Jason Blum and his Blumhouse Productions is one of the producers of “The Invisible Man.” Blum is known for his low-budget and obscenely profitable films including “Get Out,” “Paranormal Activity,” “Insidious,” “The Purge,” and many, many more films and franchises in the horror genre. “The Invisible Man” had a production budget of $7 million, and an estimated opening weekend domestic gross of $29 million. Depending on pre-release promotion, the film has probably already turned a profit and will continue to ring up revenue for Universal and Blumhouse. It is yet another example of how genre films don’t need to throw hundreds of millions of dollars at the screen when some well-done sleight of hand can produce the same if not better results. Of course, that won’t stop the next budget-busting blockbuster from nearly bankrupting a studio (James Cameron, I’m talking to you), but it should be yet another lesson to producers that bigger isn’t always better.

“The Invisible Man” gets five fully visible stars.

This week, four new films hope you vote with your dollars for the next leader of the box office. I’ll see and review at least one of the following:

Emma—

First Cow—

Onward—

The Way Back—

Listen to Comedy Tragedy Marriage, a podcast about life, love and entertainment, available wherever you get podcasts. Follow me on Twitter @moviemanstan and send emails to stanthemovieman123@gmail.com.

Review of “Brahms: The Boy 2”

While Sean (Owain Yeoman) was working late on a project, his wife Liza (Katie Holmes) and son Jude (Christopher Convery) are attacked in their London flat during a home invasion. Liza suffers a concussion and Jude is so traumatized he stops speaking, communicating by writing message on a pad he wears around his neck. The family decides they need to take a break from the city and rent a guest house on the Heelshire property. The Heelshire home has been vacant since the murders that took place there a few years earlier. A speculator bought the house and attempted to turn it into luxury condos, but various delays caused him to abandon the project. While the family is strolling through the woods, Jude is drawn away from his parents toward a patch of ground with a porcelain hand sticking up from the dirt. Digging in the soft ground, Jude finds an antique doll that he calls Brahms. Liza cleans up Brahms and he becomes Jude’s constant companion. During another walk with Liza, Jude finds a box with clothes for the doll. They also meet Joseph (Ralph Ineson) and his dog, a German Sheppard named Oz. Joseph describes himself as a caretaker of the grounds. Oz growls at Brahms and Jude. Strange events occur in the vacation home with a TV turning itself on, unexplained footsteps and voices, and Liza’s nightmares involving Brahms. Is there more to this doll than just a creepy dead stare?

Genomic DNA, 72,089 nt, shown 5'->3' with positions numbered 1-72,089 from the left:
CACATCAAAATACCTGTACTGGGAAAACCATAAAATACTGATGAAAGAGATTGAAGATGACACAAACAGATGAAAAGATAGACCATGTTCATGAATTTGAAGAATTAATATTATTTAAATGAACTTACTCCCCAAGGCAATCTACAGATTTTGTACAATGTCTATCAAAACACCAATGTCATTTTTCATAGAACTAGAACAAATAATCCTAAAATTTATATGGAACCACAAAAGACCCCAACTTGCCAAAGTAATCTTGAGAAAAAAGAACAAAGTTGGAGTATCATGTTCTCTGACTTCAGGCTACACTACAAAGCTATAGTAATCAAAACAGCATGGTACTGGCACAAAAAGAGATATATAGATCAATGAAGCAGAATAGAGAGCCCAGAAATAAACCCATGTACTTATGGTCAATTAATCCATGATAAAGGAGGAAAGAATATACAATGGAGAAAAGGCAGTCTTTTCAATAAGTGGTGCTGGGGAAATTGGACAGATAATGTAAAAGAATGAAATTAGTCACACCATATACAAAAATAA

“Brahms: The Boy 2” is a sequel to the financially successful but critically derided “The Boy” from 2016. Both films heavily feature a lifelike antique doll and the odd events that occur in its vicinity. I hadn’t seen “The Boy” prior to its sequel, but out of curiosity, I rented it after I watched the follow up. While both films share the same director and writer, I was shocked at how the creative team seemed to have forgotten what happened in the first film while making the second. And aside from that, the sequel is painfully dull and doesn’t follow its own rules.

“Brahms: The Boy 2” implies the child of the married couple is already a little twisted before meeting the doll as he enjoys scaring his mother. In the opening scene, Katie Holmes’ Liza walks in their home and Jude can be seen in the openings between the stairs. It’s that classic horror movie scene where the victim walks in the room and the villain is slightly out of focus in the background, then walks out of the shot. In this instance, this sets up Jude frightening his mother, something he was taught to do by his father. Jude takes an abundance of joy in scaring his mother and that’s supposed to set up the audience for what’s to come. However, the film doesn’t work that hard to frighten us for the rest of the scant 86-minute run time. The only other time the audience might feel a surge of adrenalin is when Joseph’s dog barks when we meet he and Oz for the first time. No other moment in the film comes close to providing any sort of thrill after that.